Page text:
last-minute entry into the mayoral race drew her a lot of attention in a short campaign season. Since joining the race, she has steadily remained in second place in the polls. Keesmaat is a York University and University of Western Ontario alum, and was Toronto’s Chief Planner from 2012–2017. Keesmaat’s policy plan consists of making Toronto greener and more sustainable, transforming Yonge Street, and focusing on transit planning.
Keesmaat’s environmental plan aims to create 100 kilometres of green streets each year mainly by planting gardens and trees on all streets that need to be resurfaced. She also plans on making more environmentally conscious infrastructure decisions, going off of what the Queens Quay Sustainable Sidewalk Program and the Rain Garden Parkette have aimed to accomplish. She is also dedicated to creating a stormwater management charge.
“Toronto will suffer more and more from the kinds of intense storms and flooding that climate change brings,” Keesmaat’s website said on her environmental policies. “We can’t control the weather, but we can make different decisions about how we build out our infrastructure to minimize flooding and create a healthier, more liveable city for everyone.”
Keesmaat plans to double the amount of mental health workers that work with the police force. She also aims to expand the neighbourhood policing program to 140 neighbourhoods, with the hopes of bringing 911 response times up to the national average.
If elected, she would request the provincial and federal governments to ban the sale of handguns and handgun ammunition within Toronto’s borders.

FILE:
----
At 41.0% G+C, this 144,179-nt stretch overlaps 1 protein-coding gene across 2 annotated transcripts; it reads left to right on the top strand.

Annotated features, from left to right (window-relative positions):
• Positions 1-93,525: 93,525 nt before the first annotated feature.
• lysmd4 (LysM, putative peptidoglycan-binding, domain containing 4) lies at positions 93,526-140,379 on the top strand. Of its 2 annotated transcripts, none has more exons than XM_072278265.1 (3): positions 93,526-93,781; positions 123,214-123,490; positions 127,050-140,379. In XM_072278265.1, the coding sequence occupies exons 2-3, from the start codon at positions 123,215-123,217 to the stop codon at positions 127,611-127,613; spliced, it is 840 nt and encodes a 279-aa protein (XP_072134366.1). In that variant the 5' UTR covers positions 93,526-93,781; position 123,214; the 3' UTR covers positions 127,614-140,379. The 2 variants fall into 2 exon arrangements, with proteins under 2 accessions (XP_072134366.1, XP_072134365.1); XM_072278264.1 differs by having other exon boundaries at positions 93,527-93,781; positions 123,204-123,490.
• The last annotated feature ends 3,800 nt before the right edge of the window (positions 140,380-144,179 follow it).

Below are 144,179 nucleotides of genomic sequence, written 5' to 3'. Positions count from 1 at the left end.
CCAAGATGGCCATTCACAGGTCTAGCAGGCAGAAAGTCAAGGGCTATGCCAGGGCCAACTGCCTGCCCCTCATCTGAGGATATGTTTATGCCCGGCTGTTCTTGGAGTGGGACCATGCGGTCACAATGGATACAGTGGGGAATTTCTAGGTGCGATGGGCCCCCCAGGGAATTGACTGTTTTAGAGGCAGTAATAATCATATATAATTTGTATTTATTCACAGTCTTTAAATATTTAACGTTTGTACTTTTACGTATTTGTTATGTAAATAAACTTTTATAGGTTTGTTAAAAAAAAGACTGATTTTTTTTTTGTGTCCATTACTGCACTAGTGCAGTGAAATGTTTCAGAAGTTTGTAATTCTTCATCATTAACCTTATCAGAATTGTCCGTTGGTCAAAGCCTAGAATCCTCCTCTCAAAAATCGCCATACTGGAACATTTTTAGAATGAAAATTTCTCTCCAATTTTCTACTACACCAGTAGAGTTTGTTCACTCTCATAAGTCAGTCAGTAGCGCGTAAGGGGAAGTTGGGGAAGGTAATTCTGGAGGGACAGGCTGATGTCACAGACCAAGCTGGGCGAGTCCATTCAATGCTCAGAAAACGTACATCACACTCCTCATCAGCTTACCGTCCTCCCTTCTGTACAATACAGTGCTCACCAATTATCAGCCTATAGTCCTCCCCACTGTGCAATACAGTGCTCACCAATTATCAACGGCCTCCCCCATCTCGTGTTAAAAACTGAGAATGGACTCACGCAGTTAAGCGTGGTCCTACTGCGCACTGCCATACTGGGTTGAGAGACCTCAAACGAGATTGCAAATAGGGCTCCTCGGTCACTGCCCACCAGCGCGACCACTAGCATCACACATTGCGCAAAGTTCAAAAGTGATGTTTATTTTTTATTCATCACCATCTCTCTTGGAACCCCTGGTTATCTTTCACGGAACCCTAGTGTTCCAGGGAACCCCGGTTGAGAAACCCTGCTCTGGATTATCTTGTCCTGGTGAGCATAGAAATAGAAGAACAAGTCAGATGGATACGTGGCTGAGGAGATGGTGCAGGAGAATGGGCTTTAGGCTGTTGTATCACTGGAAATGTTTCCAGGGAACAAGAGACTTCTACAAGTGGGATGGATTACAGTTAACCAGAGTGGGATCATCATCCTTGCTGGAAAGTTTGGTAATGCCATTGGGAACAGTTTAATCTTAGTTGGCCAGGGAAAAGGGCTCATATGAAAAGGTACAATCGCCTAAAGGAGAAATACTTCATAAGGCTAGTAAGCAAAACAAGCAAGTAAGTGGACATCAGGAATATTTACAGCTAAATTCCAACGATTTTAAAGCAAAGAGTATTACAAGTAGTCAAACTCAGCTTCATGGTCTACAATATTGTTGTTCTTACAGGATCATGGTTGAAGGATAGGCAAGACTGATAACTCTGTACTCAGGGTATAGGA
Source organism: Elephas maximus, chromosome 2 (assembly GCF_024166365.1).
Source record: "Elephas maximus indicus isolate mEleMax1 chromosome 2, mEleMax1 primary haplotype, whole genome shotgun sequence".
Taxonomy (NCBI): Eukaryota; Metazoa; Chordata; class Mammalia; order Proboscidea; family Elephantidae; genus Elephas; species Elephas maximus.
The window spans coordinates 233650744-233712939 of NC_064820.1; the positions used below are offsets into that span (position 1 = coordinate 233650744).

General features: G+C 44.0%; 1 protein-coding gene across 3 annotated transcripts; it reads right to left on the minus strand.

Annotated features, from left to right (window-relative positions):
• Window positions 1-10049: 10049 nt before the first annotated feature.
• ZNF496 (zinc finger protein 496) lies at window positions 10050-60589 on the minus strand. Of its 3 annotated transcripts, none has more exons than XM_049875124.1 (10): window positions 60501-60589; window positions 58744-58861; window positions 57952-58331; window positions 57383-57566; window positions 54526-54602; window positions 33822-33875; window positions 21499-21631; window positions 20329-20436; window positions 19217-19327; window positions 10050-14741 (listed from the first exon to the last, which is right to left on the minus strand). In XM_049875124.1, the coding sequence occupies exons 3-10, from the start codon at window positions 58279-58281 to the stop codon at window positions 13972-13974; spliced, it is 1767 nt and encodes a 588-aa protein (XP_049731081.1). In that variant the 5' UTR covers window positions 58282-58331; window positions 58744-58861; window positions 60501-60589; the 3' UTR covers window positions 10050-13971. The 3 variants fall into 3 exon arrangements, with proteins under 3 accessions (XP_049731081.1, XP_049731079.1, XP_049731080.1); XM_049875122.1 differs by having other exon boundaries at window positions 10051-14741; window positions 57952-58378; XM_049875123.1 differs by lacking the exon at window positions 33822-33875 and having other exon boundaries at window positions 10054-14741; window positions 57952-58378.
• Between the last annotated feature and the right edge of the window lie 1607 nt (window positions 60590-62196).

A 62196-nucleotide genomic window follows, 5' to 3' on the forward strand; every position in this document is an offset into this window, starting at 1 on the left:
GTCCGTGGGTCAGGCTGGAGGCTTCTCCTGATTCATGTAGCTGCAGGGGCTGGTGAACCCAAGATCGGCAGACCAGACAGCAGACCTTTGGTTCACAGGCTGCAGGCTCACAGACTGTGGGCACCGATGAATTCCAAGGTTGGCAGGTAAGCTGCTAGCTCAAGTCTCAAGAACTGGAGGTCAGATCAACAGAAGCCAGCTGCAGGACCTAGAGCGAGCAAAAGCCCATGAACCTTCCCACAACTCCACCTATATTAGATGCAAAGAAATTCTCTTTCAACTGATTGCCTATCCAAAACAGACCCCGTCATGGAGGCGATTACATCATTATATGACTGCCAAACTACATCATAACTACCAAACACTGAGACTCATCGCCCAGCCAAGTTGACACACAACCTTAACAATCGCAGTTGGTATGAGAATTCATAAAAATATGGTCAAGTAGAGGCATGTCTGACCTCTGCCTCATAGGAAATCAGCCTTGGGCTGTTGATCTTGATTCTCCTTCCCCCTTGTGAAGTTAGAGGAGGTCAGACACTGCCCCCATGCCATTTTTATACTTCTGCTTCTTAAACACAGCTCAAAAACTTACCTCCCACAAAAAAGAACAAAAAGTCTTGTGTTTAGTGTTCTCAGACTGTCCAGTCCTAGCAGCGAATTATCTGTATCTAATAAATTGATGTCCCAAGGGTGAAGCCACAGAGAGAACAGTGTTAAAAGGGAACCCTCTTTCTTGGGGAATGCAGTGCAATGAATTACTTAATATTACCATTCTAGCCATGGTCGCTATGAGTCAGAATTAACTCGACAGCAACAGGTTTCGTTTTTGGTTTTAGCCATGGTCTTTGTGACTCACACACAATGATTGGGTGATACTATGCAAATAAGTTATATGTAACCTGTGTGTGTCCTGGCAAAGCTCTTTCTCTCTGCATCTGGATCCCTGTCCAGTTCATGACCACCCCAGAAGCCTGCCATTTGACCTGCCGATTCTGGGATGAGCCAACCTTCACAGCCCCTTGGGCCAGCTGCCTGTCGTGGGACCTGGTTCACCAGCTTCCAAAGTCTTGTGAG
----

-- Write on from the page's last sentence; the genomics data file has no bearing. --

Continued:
Keesmaat plans to make the Vision Zero approach a requirement to all new development projects. Vision Zero is a municipal plan to make Toronto streets safer for drivers, passengers, pedestrians, and cyclists.
Under Vision Zero, Keesmaat would support reducing the speed limit to 30 kilometres per hour on all residential roads, as well as redesigning dangerous intersections and school zones within two years.
Like Tory, Keesmaat promised that she would cap most residential property taxes at inflation. She is making an exception, however, to tax luxury homeowners with homes worth over $4 million at an additional 0.4 per cent per year.
The revenue from this tax would go back into an affordable home ownership program.
Keesmaat also said that she would push to see more revenue from the provincial and federal governments to go back into the city.
Infrastructure and transit
To confront what she sees as transit planning chaos, Keesmaat plans to make up for lost time on a proposed relief line, which is a plan to build a rapid transit system to combat the crowded subways on Line 1.
Stations have already been selected, and according to Keesmaat it would take the city about one to two years to acquire property. During this time, utility relocations could commence, which she estimates will be about a six-month process.
“Everyone who rides the subway to work or school every day knows that we’ve reached a crisis point in this city. You wait on a dangerously overcrowded platform as packed train after packed train passes you by. And when you can finally get on, you’re crushed. Toronto commuters need relief, and they need it now,” said Keesmaat.
Her Yonge Street plan looks to “transform Yonge St. from Sheppard to Finch into a vibrant and unique urban destination in the heart of North York.” Keesmaat wants to make Yonge Street a place where residents can walk, drive, bike, and work. She also aims to address the amount of collisions, and instances of bikers and pedestrians being hit by cars.
Election day is on October 22, and advance voting ran October 10–14.